Stay Updated @Primevibes_net

May 2012 saw the end of arguably the greatest producer-singer combination in the history of Nigerian music: Don Jazzy and D’banj.

In the weeks leading to the split, both had signed deals of sorts with Kanye West‘s G.O.O.D Music, and plenty reports had claimed Don Jazzy was unhappy with D’banj’s over-eager ambition to be an international star.

It was suggested that Don Jazzy wasn’t at ease with the G.O.O.D Music deal, and was content with being – for lack of a better phrase – “a local champion”. (Oddly, it was Jazzy who got to work with Kanye West first, after producing Lift Off).

Following their last song together, Oliver Twist, D’banj took his business overseas, while Don Jazzy took what was left of the Mo-Hits crew, and created his Mavin Records label, signing on Tiwa Savage.

The first few months after the breakup were tough on the both of them, music-wise. D’banj struggled to blend into the majorly rap G.O.O.D music, making a 3 second cameo in the video of Mercy, and was left out of the label’s Cruel Summer album.

Don Jazzy and his new Mavins team didn’t have it so easy at first either, releasing a compilation which, while not totally terrible, was way below what one would expect from the legendary Don Jazzy and veteran acts like Wande Coal (who later left to start on his own), and Dr. Sid.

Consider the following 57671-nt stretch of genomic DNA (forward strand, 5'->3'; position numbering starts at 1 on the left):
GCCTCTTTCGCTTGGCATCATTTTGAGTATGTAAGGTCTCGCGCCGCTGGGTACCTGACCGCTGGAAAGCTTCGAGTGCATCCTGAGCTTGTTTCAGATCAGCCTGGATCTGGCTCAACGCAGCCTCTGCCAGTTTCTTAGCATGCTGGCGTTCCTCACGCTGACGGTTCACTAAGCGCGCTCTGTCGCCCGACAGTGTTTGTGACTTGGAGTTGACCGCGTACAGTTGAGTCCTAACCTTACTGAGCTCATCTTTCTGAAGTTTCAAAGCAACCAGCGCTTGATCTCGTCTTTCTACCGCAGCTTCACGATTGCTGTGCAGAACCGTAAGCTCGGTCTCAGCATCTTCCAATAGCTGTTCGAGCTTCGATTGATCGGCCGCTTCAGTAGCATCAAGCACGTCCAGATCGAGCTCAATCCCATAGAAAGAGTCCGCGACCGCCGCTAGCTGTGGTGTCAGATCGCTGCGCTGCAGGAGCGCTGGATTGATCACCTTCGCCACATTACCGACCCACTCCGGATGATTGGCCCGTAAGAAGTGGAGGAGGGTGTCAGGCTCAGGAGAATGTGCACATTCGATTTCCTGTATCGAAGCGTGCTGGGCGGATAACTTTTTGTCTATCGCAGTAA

But teething problems aside, both sides began to bloom in what they were actually best at: D’banj at money-making, and Don Jazzy at music-making.

Though D’banj’s music career has not been a total dud (songs like Finally & Bother You made little waves), he’s been more of a business man over the past 2 years, affiliating himself with brands like the World Bank and signing endorsements everywhere from Cocacola to Sony to most recently, Apple/Beats.

Don Jazzy has also not been sleeping endorsements-wise (he’s signed to Loya Milk & MTN, amongst others), but he’s played a significant part in developing Nigeria’s music, constantly raising the bar for other producers, while bringing up young artistes and still producing street anthems from The Kick to Dorobucci.

So who really got off better from the split of the iconic Mo-Hits? Who really won?

CREDIT : 360nobs